The PPO resins and PPO resin blends are compounded with halophenyl hydrocarbyl esters which are preferably the reaction product of a halogen-substituted phenol with a substituted or unsubstituted hydrocarbyl acid, acid chloride or acid anhydride. For ease of convenience herein, these halophenyl hydrocarbyl esters will be referred to simply as halophenyl esters. As will be described more fully below, these halophenyl esters serve as both a flame retardant and a processing aid for the PPO resins and PPO resin blends.
As used herein, the term "hydrocarbyl" is intended to mean a hydrocarbon radical which is preferably an alkyl or aryl group, with the aryl group preferably being phenyl. However, the hydrocarbyl group may also be selected from alkaryl, aralkyl, alkenyl, alkynyl, cycloalkyl or cycloalkenyl. The hydrocarbyl may be substituted with additional halogen atoms or other groups such as hydroxyl, ester, oxyalkyl or oxyaryl groups, such as are exemplified below.
The halogen substituents on the halophenyl esters useful in the present invention are preferably selected from chlorine and bromine, with bromine being particularly preferred. Moreover, it is desirable that the halogen substituents comprise a large percentage of the ester, preferably at least about 25 weight percent of the ester, and more preferably at least about 35 weight percent of the ester. In the case of the preferred bromine-substituted halophenyl esters described below, the bromine may comprise in excess of 50 or 60 weight percent of the ester. The high weight percent of halogen is important since the halogen is believed to be largely responsible for the flame retarding properties.
Preferred halophenyl esters useful as flame retardants and/or processing aids in the compositions of the present invention include esters of the following formula: ##STR5## wherein:
(a) R is a substituted or unsubstituted hydrocarbon radical of 1-30 carbons or a substituted or unsubstituted aryl radical of 6-30 carbons, in which said substituents are selected from aryl, substituted aryl, Cl, Br, OH, ##STR6## in which R1 is a 1-22 carbon alkyl or aryl which may be optionally substituted by Cl or Br;
(b) A is Br or Cl;
(c) n is an integer of 3 to 5; and
(d) p is an integer of 1 to 4.
The hydrocarbon radical may be linear, branched or cyclic, and includes aryl. Particularly preferred halophenyl esters useful in the present invention are those of the above formula in which R is alkyl or substituted alkyl of 1 to 18 carbons or alkylene or substituted alkylene of 1 to 12 carbons; A is Br; n=5; and p is 1 or 2.
The halophenyl esters useful in the invention may be made by known methods, such as those described in the patents referred to above under "Background of the Invention" and as exemplified in specific Examples 1-12 below. A particularly preferred method of making the halophenyl esters comprises reacting a halogenated phenol with the acid chloride of the hydrocarbyl moiety. A tertiary amine, such as triethylamine may advantageously be used to remove the hydrogen chloride by-product of the esterification reaction by precipitation of the triethylamine hydrochloride. The reaction is advantageously carried out in the presence of an organic solvent such as toluene.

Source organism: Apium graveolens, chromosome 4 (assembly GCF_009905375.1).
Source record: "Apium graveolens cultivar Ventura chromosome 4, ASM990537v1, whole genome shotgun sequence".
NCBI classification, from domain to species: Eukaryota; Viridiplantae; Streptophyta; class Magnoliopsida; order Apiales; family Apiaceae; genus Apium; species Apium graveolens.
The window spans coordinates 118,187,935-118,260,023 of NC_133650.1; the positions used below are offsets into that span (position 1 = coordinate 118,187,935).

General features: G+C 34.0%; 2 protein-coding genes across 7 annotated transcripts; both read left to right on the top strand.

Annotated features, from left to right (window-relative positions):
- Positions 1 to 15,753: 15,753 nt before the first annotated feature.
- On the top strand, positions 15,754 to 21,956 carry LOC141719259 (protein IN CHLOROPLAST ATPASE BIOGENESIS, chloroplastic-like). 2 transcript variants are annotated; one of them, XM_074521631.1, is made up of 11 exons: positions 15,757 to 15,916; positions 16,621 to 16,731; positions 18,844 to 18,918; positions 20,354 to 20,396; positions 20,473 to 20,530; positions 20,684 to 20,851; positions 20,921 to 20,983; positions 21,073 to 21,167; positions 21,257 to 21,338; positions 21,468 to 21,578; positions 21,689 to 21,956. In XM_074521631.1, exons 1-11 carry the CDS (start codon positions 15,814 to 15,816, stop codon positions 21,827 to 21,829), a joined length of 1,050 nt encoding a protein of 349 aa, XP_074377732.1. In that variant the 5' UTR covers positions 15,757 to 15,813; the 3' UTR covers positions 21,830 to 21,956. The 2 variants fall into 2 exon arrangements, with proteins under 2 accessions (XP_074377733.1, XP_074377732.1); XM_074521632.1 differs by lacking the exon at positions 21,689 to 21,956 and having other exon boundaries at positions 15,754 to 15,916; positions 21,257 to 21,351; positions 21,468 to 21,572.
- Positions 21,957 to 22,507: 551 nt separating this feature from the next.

Representative halophenyl ester compounds useful in the compositions and methods of this invention are as follows (where A is Br or Cl): ##STR7##
In practicing this invention, the halophenyl ester is added to the polyphenylene ether resin in any convenient manner, such as blending or extruding in order to produce a uniform composition. Flame retardant synergists such as antimony oxide (Sb2 O3) may also be added if desired. In addition, other additives such as thermal stabilizers, ultraviolet stabilizers, reinforcing agents, organic polymers, mold release agents, blowing agents, colorants, and the like may also be optionally included. A further advantage of the halophenyl esters as used in this invention is their improved compatibility with, for example, NORYL resins (blends of polystyrene and polyphenylene ethers containing 25 to 75% of the former).
The halophenyl ester is added to the PPO resin or PPO resin blend in an amount effective to increase the flame retardancy of the composition. Generally, ratios of halophenyl ester to resin in the range of about 1:100 to about 1:2, and preferably about 1:4 to 1:20, will be effective depending upon the particular application. A particular advantage of the present invention is that the higher molecular weight and lower volatility of the halophenyl esters, compared to other halogenated flame retardants, result in less evaporation and loss of the halogenated flame retardant during resin processing, but without reducing the high halogen content which is important to the effectiveness of the flame retarding agent.
In addition to providing increased flame retardancy to the PPO resins and PPO resin blends, the halophenyl esters useful in the present invention are advantageous as processing aids to improve the flowability or moldability of the resin during melt processing, such as extrusion or injection molding.
The invention will now be illustrated in more detail with reference to the following specific, non-limiting examples.
To a stirred solution of 68.72g (0.25 mole) palmitoyl chloride in 300 ml of toluene was added 122.16g (0.25 mole) of pentabromophenol. Triethylamine (27.82g, 0.275 mole) was added dropwise in 20 minutes, and the temperature rose to 60° C. during this period. Additional toluene (150 ml) was added, and the mixture was refluxed for 1 1/2 hours and then cooled overnight. The mixture was filtered and 125.4 g of solids were collected, which was considerably more than the expected triethylamine hydrochloride. These solids were treated with 500 ml of boiling toluene in order to extract out any product and then filtered. The remaining solids weighed 40g which was slightly above theory for the triethylamine salt. The combined filtrate was stripped to give 171.7g of product (94.5% yield). Calcd. %Br, 54.9. Found %Br, 53.9. Analytical data is in agreement with the following assigned structure: ##STR8##